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Louis Smith: The Bopsmith

C. Andrew Hovan By

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He’s one of the guys you probably never knew was still around. Trumpeter Louis Smith has become the stuff of legend, especially among Blue Note collectors who proudly cherish the two sets for the label that bear his name. In Michigan, where he currently resides, Smith is somewhat of a household name among jazz fans and he’s usually on hand for Detroit’s Ford International Jazz Festival. For many years now, the trumpeter has also been a favorite of SteepleChase producer Nil Winther and a sizable catalog of Smith led sessions have been the result, with The Bopsmith being the most recent.

Although past Smith SteepleChase sides have found him working with such names as Vincent Herring, Kenny Washington, George Cables, and Junior Cook, this may be one of the most finely integrated units to back Smith to date. Alto saxophonist Jon Gordon’s tart sound fits in ever so nicely with Smith’s decidedly bebop outlook, while pianist Michael Weiss provides the kind of tasty support that has made him a favorite accompanist to such performers as the incomparable Johnny Griffin. Finally, bassist Jay Anderson and drummer Joe Farnsworth form a tightly knit rhythm team that keeps things moving along properly.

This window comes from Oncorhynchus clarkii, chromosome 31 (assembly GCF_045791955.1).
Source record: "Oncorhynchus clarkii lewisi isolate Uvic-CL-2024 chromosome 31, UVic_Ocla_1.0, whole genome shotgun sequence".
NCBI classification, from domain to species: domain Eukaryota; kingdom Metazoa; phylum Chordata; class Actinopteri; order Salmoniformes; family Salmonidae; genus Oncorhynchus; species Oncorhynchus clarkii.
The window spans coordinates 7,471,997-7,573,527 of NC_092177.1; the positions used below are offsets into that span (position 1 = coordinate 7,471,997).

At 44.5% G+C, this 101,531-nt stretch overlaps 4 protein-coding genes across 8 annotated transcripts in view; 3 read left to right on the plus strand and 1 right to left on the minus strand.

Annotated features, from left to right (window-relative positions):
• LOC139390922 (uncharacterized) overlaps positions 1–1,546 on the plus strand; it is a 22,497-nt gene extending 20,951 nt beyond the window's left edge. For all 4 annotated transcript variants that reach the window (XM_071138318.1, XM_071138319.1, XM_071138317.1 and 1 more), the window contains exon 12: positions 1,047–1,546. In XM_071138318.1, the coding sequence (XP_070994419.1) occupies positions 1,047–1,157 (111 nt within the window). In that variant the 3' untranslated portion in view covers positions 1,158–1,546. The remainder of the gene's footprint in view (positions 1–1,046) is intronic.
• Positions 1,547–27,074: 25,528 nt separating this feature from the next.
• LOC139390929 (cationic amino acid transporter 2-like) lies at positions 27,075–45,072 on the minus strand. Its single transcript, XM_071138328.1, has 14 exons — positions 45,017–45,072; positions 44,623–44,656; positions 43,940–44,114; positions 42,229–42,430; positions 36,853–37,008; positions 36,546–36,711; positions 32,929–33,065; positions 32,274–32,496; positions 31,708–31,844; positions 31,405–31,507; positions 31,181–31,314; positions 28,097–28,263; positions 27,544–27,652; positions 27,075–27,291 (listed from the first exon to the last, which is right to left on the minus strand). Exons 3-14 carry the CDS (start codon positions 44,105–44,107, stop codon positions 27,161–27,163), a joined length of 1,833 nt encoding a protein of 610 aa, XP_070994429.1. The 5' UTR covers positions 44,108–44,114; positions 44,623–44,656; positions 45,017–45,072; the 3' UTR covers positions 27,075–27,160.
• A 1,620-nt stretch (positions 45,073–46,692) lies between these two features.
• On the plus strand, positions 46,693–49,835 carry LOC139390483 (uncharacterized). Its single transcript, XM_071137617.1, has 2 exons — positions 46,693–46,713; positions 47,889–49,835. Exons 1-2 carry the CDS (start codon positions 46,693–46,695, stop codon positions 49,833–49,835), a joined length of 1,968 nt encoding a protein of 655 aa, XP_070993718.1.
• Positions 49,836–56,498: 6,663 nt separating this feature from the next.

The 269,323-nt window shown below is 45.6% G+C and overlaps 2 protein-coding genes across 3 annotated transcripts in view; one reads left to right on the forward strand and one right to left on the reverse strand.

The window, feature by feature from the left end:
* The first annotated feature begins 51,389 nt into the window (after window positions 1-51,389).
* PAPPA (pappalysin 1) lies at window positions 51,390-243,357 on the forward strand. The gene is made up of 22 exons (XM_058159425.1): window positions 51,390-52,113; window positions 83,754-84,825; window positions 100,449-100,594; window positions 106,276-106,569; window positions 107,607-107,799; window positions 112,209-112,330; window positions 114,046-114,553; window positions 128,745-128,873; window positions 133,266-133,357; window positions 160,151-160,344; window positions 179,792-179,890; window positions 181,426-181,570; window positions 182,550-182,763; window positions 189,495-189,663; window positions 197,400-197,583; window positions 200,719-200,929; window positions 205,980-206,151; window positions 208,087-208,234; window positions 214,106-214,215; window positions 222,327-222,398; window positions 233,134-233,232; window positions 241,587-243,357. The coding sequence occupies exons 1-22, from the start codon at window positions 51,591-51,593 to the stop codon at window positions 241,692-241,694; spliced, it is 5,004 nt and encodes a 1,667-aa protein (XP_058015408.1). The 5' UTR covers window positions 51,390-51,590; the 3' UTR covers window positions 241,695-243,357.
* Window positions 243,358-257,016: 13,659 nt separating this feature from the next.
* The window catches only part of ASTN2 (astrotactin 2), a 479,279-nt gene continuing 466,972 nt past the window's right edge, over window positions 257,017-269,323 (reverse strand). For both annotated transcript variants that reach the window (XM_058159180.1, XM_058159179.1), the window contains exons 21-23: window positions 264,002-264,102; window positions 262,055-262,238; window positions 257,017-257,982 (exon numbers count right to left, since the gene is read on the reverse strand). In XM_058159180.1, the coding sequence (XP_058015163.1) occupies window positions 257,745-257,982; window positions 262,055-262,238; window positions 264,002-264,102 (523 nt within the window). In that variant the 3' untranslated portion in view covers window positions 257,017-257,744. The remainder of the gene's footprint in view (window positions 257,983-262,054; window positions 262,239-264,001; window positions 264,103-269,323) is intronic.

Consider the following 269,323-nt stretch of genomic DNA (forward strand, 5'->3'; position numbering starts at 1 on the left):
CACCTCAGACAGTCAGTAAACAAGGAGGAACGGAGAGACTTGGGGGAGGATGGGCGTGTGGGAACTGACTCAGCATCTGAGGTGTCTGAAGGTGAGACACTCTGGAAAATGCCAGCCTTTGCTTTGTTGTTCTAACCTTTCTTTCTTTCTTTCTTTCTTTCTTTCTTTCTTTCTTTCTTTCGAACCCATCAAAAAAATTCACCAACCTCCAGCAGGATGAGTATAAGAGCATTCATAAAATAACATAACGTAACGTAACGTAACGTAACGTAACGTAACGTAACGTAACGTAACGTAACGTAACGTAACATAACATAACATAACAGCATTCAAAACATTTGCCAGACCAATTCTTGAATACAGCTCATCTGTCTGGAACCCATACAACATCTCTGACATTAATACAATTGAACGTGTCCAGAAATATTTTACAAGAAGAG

No surprises here as to the material, with bop and standards the order of the day. Even Smith’s two originals, “Val’s Blues” and “Ed’s Love” (the title is a play on words involving the name of Detroit deejay Ed Love, although the liners don’t allude to this fact) are squarely in the mainstream. This is where one could pick a bone of contention if feeling inclined to do so. There’s a manner of similitude to much of the material that prevents this from becoming a five star affair, yet bop fans will still find much to enjoy and the individual contributions of the band members are definitely worth a listen.


Title: The Bopsmith | Year Released: 2001 | Record Label: SteepleChase Records

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